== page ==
Q. I'm off to Bulgaria for some end- of-season sunshine. What currency should I take? Should I also take one of those pre-paid currency cards? Andrea Dawes
A. Bulgaria is an excellent choice in October: the crowds have gone, but the Black Sea should still be warm and the resorts inviting. You will also be able to explore the fascinating hinterland without overheating.
You could buy Bulgarian currency – the lev – in advance, but frankly it would be a waste of money; you will get a far better rate for Sterling once you arrive in the country. Take £5, £10 and £20 notes – £50s are regarded with suspicion abroad. Pre-paid currency cards offer a degree of added security, but you will be paying exchange charges as well as an ATM fee if you use one abroad to withdraw cash. Should you happen to have some euros left over from a previous trip, take them – prices for hotels and car rental are often expressed in euros, and the euro/lev exchange rate is keener than the pound/lev rate.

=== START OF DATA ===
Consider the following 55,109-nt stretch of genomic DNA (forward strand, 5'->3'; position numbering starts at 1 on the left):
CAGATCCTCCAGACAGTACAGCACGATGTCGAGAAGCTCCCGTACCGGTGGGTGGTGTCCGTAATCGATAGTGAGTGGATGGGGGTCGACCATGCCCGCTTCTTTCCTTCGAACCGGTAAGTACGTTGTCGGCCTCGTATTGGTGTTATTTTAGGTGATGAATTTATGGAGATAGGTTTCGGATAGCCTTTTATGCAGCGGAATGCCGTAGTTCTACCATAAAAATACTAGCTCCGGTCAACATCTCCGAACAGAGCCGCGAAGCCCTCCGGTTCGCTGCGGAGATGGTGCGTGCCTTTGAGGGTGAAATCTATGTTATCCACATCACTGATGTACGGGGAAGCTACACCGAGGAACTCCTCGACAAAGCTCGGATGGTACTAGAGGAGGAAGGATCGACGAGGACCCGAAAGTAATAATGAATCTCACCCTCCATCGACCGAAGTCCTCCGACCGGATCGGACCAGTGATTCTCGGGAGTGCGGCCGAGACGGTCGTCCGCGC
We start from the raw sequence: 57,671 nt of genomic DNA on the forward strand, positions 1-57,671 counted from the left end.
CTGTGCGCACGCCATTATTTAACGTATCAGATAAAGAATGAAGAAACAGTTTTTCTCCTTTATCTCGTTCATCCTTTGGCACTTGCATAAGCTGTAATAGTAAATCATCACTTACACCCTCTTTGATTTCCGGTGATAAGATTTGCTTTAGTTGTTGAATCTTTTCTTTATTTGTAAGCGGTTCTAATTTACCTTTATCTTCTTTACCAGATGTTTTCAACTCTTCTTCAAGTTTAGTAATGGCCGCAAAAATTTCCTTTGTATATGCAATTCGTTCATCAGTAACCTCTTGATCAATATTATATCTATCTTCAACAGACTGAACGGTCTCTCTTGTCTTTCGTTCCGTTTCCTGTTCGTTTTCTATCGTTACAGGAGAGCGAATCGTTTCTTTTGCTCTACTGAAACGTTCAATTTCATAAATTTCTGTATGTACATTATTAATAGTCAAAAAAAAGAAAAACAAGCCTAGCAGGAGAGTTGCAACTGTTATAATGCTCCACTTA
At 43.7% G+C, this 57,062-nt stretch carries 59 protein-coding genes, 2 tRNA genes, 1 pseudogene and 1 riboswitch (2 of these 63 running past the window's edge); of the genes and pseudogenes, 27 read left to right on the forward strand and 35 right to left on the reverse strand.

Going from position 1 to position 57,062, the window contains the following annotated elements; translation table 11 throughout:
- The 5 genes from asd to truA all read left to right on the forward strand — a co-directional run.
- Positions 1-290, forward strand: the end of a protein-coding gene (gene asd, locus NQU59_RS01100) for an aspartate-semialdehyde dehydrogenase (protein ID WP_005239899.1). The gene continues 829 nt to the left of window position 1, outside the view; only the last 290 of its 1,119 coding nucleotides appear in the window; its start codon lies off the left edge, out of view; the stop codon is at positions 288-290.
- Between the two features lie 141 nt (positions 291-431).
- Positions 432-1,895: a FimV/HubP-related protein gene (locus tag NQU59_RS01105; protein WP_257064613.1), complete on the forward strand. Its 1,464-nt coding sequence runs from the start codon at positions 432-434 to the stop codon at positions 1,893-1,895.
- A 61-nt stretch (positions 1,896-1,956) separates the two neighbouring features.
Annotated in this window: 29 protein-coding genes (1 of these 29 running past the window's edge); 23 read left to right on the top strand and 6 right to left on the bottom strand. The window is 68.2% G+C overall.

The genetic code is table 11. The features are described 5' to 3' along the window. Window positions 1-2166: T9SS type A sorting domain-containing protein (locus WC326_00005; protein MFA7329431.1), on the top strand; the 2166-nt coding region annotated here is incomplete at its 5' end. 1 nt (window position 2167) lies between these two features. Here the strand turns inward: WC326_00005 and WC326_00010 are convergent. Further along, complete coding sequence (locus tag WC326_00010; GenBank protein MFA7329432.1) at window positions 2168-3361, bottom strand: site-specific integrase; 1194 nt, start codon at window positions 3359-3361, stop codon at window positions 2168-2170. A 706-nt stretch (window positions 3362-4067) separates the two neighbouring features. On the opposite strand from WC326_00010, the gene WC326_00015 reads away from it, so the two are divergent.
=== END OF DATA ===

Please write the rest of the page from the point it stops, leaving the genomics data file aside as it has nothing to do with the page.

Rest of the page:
The good news is: whatever form you choose to take your currency in, you should not need much of it. Bulgaria offers the cheapest beachside living in Europe. (The only cheaper large country is Serbia, which is landlocked.) One more word of advice: spend the three-hour plane journey learning the Cyrillic alphabet. Being able to read street signs and understanding, for example, that PECTOPAHT means "restaurant", will make your holiday much easier.
Q. My New Zealand granddaughter has been in Europe for five months and must return home a month early to enrol for a course. What is the cheapest way to change her return ticket with Korean Air? The agent who sold her the ticket is quoting a fee of NZ$600 [£310]. Rena Luton
A. The return part of many long-haul tickets can be changed for a fee, but a charge of £300 looks steep – around £150 is more typical. It may be that Korean Air's central London office (in Piccadilly) will look kindly upon her and change the reservation for a lower fee, but the airline may simply refer her back to the original agent.